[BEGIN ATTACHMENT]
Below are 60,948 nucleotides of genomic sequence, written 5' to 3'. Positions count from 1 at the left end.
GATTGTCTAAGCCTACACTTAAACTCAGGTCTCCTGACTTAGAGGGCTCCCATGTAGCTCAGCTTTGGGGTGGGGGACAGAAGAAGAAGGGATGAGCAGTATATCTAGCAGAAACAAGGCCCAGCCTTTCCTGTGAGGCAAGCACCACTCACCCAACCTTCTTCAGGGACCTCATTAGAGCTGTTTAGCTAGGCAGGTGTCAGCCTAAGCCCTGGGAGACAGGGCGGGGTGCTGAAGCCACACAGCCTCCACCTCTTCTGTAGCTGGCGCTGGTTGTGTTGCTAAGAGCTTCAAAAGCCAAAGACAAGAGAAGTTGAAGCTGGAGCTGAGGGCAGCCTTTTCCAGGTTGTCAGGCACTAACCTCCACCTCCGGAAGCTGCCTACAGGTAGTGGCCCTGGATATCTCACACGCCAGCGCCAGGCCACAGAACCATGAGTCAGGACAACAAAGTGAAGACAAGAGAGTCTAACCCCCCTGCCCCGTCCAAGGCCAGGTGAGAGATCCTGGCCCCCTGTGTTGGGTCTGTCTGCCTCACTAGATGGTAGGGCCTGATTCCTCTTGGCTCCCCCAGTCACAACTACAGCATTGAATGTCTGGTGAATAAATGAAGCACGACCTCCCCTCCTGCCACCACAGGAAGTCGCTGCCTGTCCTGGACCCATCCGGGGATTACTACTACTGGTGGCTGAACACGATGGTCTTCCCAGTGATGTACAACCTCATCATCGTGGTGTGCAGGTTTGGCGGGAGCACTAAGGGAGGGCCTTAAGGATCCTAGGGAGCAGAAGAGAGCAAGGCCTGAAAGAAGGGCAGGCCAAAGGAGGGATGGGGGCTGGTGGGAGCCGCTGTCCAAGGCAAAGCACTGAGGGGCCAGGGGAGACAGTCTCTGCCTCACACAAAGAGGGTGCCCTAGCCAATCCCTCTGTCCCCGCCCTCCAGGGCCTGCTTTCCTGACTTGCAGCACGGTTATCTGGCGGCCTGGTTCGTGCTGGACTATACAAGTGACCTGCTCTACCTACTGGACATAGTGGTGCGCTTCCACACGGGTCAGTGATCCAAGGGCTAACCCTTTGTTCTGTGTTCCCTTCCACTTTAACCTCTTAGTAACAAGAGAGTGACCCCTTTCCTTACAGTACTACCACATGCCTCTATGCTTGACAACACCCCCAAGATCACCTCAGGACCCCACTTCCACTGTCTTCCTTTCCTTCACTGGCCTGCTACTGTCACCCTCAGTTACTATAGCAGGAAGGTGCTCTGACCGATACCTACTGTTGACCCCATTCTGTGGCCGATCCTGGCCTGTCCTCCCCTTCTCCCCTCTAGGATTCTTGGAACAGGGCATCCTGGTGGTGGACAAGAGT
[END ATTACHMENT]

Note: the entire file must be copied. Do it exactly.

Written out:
Below are 60,948 nucleotides of genomic sequence, written 5' to 3'. Positions count from 1 at the left end.
GATTGTCTAAGCCTACACTTAAACTCAGGTCTCCTGACTTAGAGGGCTCCCATGTAGCTCAGCTTTGGGGTGGGGGACAGAAGAAGAAGGGATGAGCAGTATATCTAGCAGAAACAAGGCCCAGCCTTTCCTGTGAGGCAAGCACCACTCACCCAACCTTCTTCAGGGACCTCATTAGAGCTGTTTAGCTAGGCAGGTGTCAGCCTAAGCCCTGGGAGACAGGGCGGGGTGCTGAAGCCACACAGCCTCCACCTCTTCTGTAGCTGGCGCTGGTTGTGTTGCTAAGAGCTTCAAAAGCCAAAGACAAGAGAAGTTGAAGCTGGAGCTGAGGGCAGCCTTTTCCAGGTTGTCAGGCACTAACCTCCACCTCCGGAAGCTGCCTACAGGTAGTGGCCCTGGATATCTCACACGCCAGCGCCAGGCCACAGAACCATGAGTCAGGACAACAAAGTGAAGACAAGAGAGTCTAACCCCCCTGCCCCGTCCAAGGCCAGGTGAGAGATCCTGGCCCCCTGTGTTGGGTCTGTCTGCCTCACTAGATGGTAGGGCCTGATTCCTCTTGGCTCCCCCAGTCACAACTACAGCATTGAATGTCTGGTGAATAAATGAAGCACGACCTCCCCTCCTGCCACCACAGGAAGTCGCTGCCTGTCCTGGACCCATCCGGGGATTACTACTACTGGTGGCTGAACACGATGGTCTTCCCAGTGATGTACAACCTCATCATCGTGGTGTGCAGGTTTGGCGGGAGCACTAAGGGAGGGCCTTAAGGATCCTAGGGAGCAGAAGAGAGCAAGGCCTGAAAGAAGGGCAGGCCAAAGGAGGGATGGGGGCTGGTGGGAGCCGCTGTCCAAGGCAAAGCACTGAGGGGCCAGGGGAGACAGTCTCTGCCTCACACAAAGAGGGTGCCCTAGCCAATCCCTCTGTCCCCGCCCTCCAGGGCCTGCTTTCCTGACTTGCAGCACGGTTATCTGGCGGCCTGGTTCGTGCTGGACTATACAAGTGACCTGCTCTACCTACTGGACATAGTGGTGCGCTTCCACACGGGTCAGTGATCCAAGGGCTAACCCTTTGTTCTGTGTTCCCTTCCACTTTAACCTCTTAGTAACAAGAGAGTGACCCCTTTCCTTACAGTACTACCACATGCCTCTATGCTTGACAACACCCCCAAGATCACCTCAGGACCCCACTTCCACTGTCTTCCTTTCCTTCACTGGCCTGCTACTGTCACCCTCAGTTACTATAGCAGGAAGGTGCTCTGACCGATACCTACTGTTGACCCCATTCTGTGGCCGATCCTGGCCTGTCCTCCCCTTCTCCCCTCTAGGATTCTTGGAACAGGGCATCCTGGTGGTGGACAAGAGT